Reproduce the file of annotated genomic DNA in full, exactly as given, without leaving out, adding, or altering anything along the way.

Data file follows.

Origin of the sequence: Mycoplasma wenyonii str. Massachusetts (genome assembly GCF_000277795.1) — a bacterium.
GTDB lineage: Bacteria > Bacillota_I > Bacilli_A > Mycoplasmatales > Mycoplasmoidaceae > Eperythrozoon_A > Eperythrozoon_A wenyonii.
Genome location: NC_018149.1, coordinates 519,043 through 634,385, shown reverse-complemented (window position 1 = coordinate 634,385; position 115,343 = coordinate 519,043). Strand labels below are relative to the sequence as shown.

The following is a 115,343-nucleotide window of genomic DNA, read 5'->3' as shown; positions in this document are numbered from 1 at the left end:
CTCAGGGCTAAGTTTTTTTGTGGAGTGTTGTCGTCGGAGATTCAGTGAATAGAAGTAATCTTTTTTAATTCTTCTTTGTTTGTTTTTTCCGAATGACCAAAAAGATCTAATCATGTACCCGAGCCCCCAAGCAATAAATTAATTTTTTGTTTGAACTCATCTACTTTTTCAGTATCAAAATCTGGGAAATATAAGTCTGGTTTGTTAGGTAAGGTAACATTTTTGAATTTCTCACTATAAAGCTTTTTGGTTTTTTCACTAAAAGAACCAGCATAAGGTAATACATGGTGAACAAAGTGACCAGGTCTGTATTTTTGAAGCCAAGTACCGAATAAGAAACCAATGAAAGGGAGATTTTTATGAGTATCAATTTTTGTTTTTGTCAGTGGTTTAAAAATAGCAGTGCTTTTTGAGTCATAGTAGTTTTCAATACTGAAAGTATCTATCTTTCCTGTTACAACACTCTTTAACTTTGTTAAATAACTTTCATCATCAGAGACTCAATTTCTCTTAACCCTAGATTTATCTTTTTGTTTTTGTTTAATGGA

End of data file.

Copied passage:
Origin of the sequence: Mycoplasma wenyonii str. Massachusetts (genome assembly GCF_000277795.1) — a bacterium.
GTDB lineage: Bacteria > Bacillota_I > Bacilli_A > Mycoplasmatales > Mycoplasmoidaceae > Eperythrozoon_A > Eperythrozoon_A wenyonii.
Genome location: NC_018149.1, coordinates 519,043 through 634,385, shown reverse-complemented (window position 1 = coordinate 634,385; position 115,343 = coordinate 519,043). Strand labels below are relative to the sequence as shown.

The following is a 115,343-nucleotide window of genomic DNA, read 5'->3' as shown; positions in this document are numbered from 1 at the left end:
CTCAGGGCTAAGTTTTTTTGTGGAGTGTTGTCGTCGGAGATTCAGTGAATAGAAGTAATCTTTTTTAATTCTTCTTTGTTTGTTTTTTCCGAATGACCAAAAAGATCTAATCATGTACCCGAGCCCCCAAGCAATAAATTAATTTTTTGTTTGAACTCATCTACTTTTTCAGTATCAAAATCTGGGAAATATAAGTCTGGTTTGTTAGGTAAGGTAACATTTTTGAATTTCTCACTATAAAGCTTTTTGGTTTTTTCACTAAAAGAACCAGCATAAGGTAATACATGGTGAACAAAGTGACCAGGTCTGTATTTTTGAAGCCAAGTACCGAATAAGAAACCAATGAAAGGGAGATTTTTATGAGTATCAATTTTTGTTTTTGTCAGTGGTTTAAAAATAGCAGTGCTTTTTGAGTCATAGTAGTTTTCAATACTGAAAGTATCTATCTTTCCTGTTACAACACTCTTTAACTTTGTTAAATAACTTTCATCATCAGAGACTCAATTTCTCTTAACCCTAGATTTATCTTTTTGTTTTTGTTTAATGGA